NBA commissioner Adam Silver wants the United States to get with the times in regard to sports betting.
In an op-ed posted Thursday on the New York Times website, Silver pointed to Europe's legal sports betting market and wrote that Congress "should adopt a federal framework that allows states to authorize betting on professional sports, subject to strict regulatory requirements and technological safeguards."
It's the third time since taking over for former commissioner David Stern that Silver has spoken out about his support of legalized sports betting in the U.S. His latest remarks come one week before a federal judge will rule on New Jersey's efforts to bring Las Vegas-style sports betting to its struggling casinos and race tracks.
The NBA and other major professional sports leagues, along with the NCAA, have sued New Jersey and asked for a permanent injunction to prevent the state from taking bets on sporting events.
The Professional and Amateur Sports Protection Act of 1992 (PASPA) prohibits state-sponsored sports betting in all but four states: Nevada, Delaware, Montana and Oregon. Nevada is the only state allowed to offer single-game wagering.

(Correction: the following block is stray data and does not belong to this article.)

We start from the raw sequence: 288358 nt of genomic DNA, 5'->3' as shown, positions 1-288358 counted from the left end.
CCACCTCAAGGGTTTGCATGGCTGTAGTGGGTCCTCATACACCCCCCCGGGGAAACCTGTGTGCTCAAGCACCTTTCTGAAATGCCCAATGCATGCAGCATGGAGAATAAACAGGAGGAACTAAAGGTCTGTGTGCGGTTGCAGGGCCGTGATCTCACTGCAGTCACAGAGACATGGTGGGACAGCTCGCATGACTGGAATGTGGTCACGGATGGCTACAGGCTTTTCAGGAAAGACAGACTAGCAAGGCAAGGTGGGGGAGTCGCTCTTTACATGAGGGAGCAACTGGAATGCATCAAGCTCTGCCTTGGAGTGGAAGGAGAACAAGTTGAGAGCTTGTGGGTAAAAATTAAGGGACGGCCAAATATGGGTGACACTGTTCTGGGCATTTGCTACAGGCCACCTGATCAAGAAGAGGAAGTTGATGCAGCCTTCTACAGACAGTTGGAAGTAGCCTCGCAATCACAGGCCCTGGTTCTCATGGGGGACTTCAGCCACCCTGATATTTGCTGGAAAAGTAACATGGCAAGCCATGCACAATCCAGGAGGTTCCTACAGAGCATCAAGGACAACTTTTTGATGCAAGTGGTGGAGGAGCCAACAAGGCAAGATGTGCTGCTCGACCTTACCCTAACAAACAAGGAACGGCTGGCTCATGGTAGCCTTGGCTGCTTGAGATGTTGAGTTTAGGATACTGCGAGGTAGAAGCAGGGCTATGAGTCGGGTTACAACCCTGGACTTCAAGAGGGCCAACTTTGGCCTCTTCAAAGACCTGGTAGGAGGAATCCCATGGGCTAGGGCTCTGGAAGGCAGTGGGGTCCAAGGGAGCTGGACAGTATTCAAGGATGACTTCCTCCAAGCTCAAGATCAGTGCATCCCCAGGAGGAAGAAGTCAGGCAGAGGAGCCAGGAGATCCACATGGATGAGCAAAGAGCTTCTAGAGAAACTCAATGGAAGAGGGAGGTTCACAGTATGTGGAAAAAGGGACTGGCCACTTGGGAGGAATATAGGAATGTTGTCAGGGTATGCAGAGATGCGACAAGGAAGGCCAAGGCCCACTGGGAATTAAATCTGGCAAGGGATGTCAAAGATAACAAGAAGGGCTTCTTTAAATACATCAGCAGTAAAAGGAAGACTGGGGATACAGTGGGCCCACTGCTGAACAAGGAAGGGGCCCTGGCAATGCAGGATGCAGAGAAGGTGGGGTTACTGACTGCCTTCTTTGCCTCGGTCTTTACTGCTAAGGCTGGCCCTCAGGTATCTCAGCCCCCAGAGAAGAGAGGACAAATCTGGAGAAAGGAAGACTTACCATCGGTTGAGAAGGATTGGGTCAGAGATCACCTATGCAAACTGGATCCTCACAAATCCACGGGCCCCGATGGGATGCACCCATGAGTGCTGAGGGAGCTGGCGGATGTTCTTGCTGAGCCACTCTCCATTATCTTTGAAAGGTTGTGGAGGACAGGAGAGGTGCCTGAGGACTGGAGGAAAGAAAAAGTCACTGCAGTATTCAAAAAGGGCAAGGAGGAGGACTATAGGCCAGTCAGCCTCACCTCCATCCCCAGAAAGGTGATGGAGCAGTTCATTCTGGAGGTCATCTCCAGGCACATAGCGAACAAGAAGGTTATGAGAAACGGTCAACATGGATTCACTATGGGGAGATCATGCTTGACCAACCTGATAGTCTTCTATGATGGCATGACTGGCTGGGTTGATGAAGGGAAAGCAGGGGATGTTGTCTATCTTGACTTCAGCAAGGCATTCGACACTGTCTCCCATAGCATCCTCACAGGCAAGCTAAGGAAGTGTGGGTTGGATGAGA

"Without a comprehensive federal solution, state measures such as New Jersey's recent initiative will be both unlawful and bad public policy," Silver wrote in the op-ed.
He added that sports betting is widespread and a thriving underground business, despite PASPA, but would like to see it "brought out of the underground and into the sunlight where it can be appropriately monitored and regulated."
"Times have changed since PASPA was enacted," Silver wrote. "Gambling has increasingly become a popular and accepted form of entertainment in the United States. Most states offer lotteries. Over half of them have legal casinos. Three have approved some form of Internet gambling, with others poised to follow."
Silver emphasized the need for strict regulation to protect the integrity of the games, including "mandatory monitoring and reporting of unusual betting-line movements; a licensing protocol to ensure betting operators are legitimate; minimum-age verification measures; geo-blocking technology to ensure betting is available only where it is legal; mechanisms to identify and exclude people with gambling problems; and education about responsible gaming."
The NBA signed an exclusive four-year deal with daily fantasy sports operator FanDuel this week, which gives the league equity in the company.
When contacted by ESPN regarding Silver's op-ed, NFL spokesman Brian McCarthy said the league had no comment. Major League Baseball also declined to comment. The NHL has not yet replied to a request for comment.